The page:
Tuesday, September 25, 2012

84. What to do in Hanoi, Vietnam

We recently visited Hanoi on a five day trip.
Hanoi is described as the cultural capital of Vietnam. A beautiful place where East meets West, with busy market streets, tube houses, temples and pagodas mixed with French-style architecture like the Opera House which has been carefully maintained in the Old Quarter of the city. 

Right next door to the Old Quarter is the French Quarter, an affluent district full of luxury boutiques, small parks and home to the Sofitel Metropole, an immaculate colonial style hotel which reminds me of the Raffles in Singapore. We stayed in the Metropole Wing where luxurious old world grandeur has been preserved. The Opera Wing was added in 1996 in a beautiful neo-classical style. Rooms in both sides are lovely, but I'd take the historical side again. Try the afternoon tea, it's delicious and a great way to relax after a morning of shopping (I mean walking)!

Hanoi is a logical city, which I like... The streets in the Old Quarter which were once known as workshop areas, are named according to the crafts sold, for example 'Hang Dau' is the street for shoes, 'Hang Bac' is the street for jewellery (one of the oldest streets in Hanoi), and 'Hang Gai' for silks and tailoring. Simple!  

1. Hire a bike and ride around Hoan Kiem lake at sunrise (OK we did it at 8:00am). This is a great way to see the city... go early for a few hours when the sun is still low.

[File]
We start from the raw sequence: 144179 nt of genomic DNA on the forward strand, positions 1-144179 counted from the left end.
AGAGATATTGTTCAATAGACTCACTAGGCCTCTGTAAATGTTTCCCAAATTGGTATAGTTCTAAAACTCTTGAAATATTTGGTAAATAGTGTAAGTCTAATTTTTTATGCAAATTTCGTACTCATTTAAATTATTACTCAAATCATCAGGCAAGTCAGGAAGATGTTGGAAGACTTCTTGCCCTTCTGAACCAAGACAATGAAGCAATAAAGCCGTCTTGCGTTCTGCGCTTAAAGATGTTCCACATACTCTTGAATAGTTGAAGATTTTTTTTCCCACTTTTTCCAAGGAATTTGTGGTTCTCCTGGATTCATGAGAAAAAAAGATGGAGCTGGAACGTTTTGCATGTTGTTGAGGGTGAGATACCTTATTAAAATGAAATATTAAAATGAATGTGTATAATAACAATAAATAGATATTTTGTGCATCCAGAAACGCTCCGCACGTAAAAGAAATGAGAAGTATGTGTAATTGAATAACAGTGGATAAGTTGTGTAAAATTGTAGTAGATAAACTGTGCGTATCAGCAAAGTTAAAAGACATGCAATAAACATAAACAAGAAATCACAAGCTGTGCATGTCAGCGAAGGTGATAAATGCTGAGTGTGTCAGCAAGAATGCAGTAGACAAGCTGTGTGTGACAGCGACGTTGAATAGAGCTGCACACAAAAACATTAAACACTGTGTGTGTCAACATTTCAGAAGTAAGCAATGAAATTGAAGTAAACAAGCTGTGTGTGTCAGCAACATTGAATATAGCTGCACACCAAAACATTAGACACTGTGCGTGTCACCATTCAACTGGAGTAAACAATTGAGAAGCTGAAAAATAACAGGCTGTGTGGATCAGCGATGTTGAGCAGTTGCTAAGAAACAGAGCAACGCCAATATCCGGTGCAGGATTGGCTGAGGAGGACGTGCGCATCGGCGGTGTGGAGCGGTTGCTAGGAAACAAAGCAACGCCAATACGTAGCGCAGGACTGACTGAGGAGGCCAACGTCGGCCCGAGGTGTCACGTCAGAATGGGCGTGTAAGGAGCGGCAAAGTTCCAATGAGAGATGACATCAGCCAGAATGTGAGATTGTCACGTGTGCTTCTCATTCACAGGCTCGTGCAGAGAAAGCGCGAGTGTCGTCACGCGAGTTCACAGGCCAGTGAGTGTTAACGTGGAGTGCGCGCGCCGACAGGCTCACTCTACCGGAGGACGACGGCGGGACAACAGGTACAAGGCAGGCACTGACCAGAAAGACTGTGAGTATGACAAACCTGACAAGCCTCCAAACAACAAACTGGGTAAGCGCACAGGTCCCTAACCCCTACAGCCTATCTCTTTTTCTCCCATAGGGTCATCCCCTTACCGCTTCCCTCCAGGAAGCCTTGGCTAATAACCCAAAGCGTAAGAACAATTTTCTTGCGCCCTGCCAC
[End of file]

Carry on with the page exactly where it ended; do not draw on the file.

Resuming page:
2. Eat Pho noodles... my absolute favourite, I ate them everyday!

3. Enjoy traditional Vietnamese at Koto restaurant - a non-profit restaurant with a training program for street/disadvantaged youths, teaching english and developing a hospitality career. Koto means 'Know one, Teach one'. The food is delicious and the average meal is $5.00!

4. Visit the Markets. Cho Dong Xuan market is good for souvenirs, fabrics, spices, fabrics, handicrafts and the atmosphere. Cho Hang Da is good for ceramics.

5. Wonder around the late night outdoor market, full of food stalls selling traditional street food. My advice is to only eat food that is cooked fresh right in front of you!

6. I did a guided Photography walk. It was a great way to see things from a local perspective.

7. The best places on Hang Gai to buy Scarves are Hadong Silk for fine silk shawls, scarves and pashminas (I bought 6 for friends and family at ~$25-$30 each). Khai Silk for high quality European styles (my top pick but more expensive), and Hoa Silk.

8. Go to Van Mieu the Temple of Literature, it is one of the oldest universities in the world founded to study Confucian thought. Initially it only admitted princes, but soon expanded to bright students. We were lucky enough to have a private dinner here, which was beautiful!

9. Visit Tran Quoc Pagoda - built in the 6th century, it is considered the oldest in Vietnam. Make sure your knees and shoulders are covered!

10. Try Vietnamese coffee... I'm not a coffee drinker, but I was told it's a must. The coffee is strong because of the French influence, and they serve it with condensed milk - ask for extra and stir frequently as it's quite bitter! The premium coffee is called Weasel coffee.

Finally, it was recommended we visit Ho Chi Minh's Mausoleum, but we ran out of time! 

 Hanoi is a walking city... spend the morning walking and the afternoon by the pool with a book. Leave time to explore the art galleries, whist there are plenty of cheap art stalls in the streets, Vietnam hosts some amazing artists. 

If you only have a few days in North Vietnam, stay in Hanoi for 2-3 nights then visit world-heritage listed Halong Bay overnight (it's a 4-hour drive from Hanoi).

No comments:

Post a Comment

Related Posts Plugin for WordPress, Blogger...